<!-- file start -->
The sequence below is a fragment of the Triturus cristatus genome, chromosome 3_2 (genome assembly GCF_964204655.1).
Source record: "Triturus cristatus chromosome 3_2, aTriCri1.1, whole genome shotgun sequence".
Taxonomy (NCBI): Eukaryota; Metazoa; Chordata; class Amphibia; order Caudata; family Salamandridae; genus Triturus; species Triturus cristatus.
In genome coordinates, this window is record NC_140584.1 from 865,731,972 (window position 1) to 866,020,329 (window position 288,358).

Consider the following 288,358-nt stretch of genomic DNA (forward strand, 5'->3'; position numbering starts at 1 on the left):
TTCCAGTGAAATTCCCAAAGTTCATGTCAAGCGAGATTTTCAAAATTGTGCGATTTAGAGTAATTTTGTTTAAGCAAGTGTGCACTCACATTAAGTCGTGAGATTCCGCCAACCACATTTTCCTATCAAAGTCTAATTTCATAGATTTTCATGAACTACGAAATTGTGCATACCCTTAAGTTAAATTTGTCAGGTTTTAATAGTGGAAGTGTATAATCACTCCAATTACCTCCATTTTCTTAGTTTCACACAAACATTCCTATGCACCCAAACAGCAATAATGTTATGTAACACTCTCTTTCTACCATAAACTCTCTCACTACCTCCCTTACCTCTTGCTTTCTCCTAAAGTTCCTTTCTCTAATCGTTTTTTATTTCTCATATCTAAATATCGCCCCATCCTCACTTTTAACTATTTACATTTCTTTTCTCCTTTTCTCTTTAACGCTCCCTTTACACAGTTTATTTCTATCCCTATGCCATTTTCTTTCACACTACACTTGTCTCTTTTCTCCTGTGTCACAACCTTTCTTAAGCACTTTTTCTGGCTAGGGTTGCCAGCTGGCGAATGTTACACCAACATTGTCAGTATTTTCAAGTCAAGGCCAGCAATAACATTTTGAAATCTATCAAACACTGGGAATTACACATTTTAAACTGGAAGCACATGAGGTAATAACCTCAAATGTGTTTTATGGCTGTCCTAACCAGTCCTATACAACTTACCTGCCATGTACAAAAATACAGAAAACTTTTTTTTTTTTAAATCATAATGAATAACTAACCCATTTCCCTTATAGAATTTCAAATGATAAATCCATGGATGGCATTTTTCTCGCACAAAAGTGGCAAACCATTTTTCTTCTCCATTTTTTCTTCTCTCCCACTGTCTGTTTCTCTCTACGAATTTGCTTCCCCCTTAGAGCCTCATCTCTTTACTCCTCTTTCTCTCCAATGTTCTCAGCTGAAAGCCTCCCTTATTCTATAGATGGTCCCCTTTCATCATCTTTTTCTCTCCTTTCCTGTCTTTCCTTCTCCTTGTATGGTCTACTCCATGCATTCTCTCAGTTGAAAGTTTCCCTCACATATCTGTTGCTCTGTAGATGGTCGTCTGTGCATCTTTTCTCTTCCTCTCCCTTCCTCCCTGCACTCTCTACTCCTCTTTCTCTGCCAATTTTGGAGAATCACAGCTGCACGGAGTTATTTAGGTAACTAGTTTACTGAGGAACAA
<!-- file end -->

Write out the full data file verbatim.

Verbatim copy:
The sequence below is a fragment of the Triturus cristatus genome, chromosome 3_2 (genome assembly GCF_964204655.1).
Source record: "Triturus cristatus chromosome 3_2, aTriCri1.1, whole genome shotgun sequence".
Taxonomy (NCBI): Eukaryota; Metazoa; Chordata; class Amphibia; order Caudata; family Salamandridae; genus Triturus; species Triturus cristatus.
In genome coordinates, this window is record NC_140584.1 from 865,731,972 (window position 1) to 866,020,329 (window position 288,358).

Consider the following 288,358-nt stretch of genomic DNA (forward strand, 5'->3'; position numbering starts at 1 on the left):
TTCCAGTGAAATTCCCAAAGTTCATGTCAAGCGAGATTTTCAAAATTGTGCGATTTAGAGTAATTTTGTTTAAGCAAGTGTGCACTCACATTAAGTCGTGAGATTCCGCCAACCACATTTTCCTATCAAAGTCTAATTTCATAGATTTTCATGAACTACGAAATTGTGCATACCCTTAAGTTAAATTTGTCAGGTTTTAATAGTGGAAGTGTATAATCACTCCAATTACCTCCATTTTCTTAGTTTCACACAAACATTCCTATGCACCCAAACAGCAATAATGTTATGTAACACTCTCTTTCTACCATAAACTCTCTCACTACCTCCCTTACCTCTTGCTTTCTCCTAAAGTTCCTTTCTCTAATCGTTTTTTATTTCTCATATCTAAATATCGCCCCATCCTCACTTTTAACTATTTACATTTCTTTTCTCCTTTTCTCTTTAACGCTCCCTTTACACAGTTTATTTCTATCCCTATGCCATTTTCTTTCACACTACACTTGTCTCTTTTCTCCTGTGTCACAACCTTTCTTAAGCACTTTTTCTGGCTAGGGTTGCCAGCTGGCGAATGTTACACCAACATTGTCAGTATTTTCAAGTCAAGGCCAGCAATAACATTTTGAAATCTATCAAACACTGGGAATTACACATTTTAAACTGGAAGCACATGAGGTAATAACCTCAAATGTGTTTTATGGCTGTCCTAACCAGTCCTATACAACTTACCTGCCATGTACAAAAATACAGAAAACTTTTTTTTTTTTAAATCATAATGAATAACTAACCCATTTCCCTTATAGAATTTCAAATGATAAATCCATGGATGGCATTTTTCTCGCACAAAAGTGGCAAACCATTTTTCTTCTCCATTTTTTCTTCTCTCCCACTGTCTGTTTCTCTCTACGAATTTGCTTCCCCCTTAGAGCCTCATCTCTTTACTCCTCTTTCTCTCCAATGTTCTCAGCTGAAAGCCTCCCTTATTCTATAGATGGTCCCCTTTCATCATCTTTTTCTCTCCTTTCCTGTCTTTCCTTCTCCTTGTATGGTCTACTCCATGCATTCTCTCAGTTGAAAGTTTCCCTCACATATCTGTTGCTCTGTAGATGGTCGTCTGTGCATCTTTTCTCTTCCTCTCCCTTCCTCCCTGCACTCTCTACTCCTCTTTCTCTGCCAATTTTGGAGAATCACAGCTGCACGGAGTTATTTAGGTAACTAGTTTACTGAGGAACAA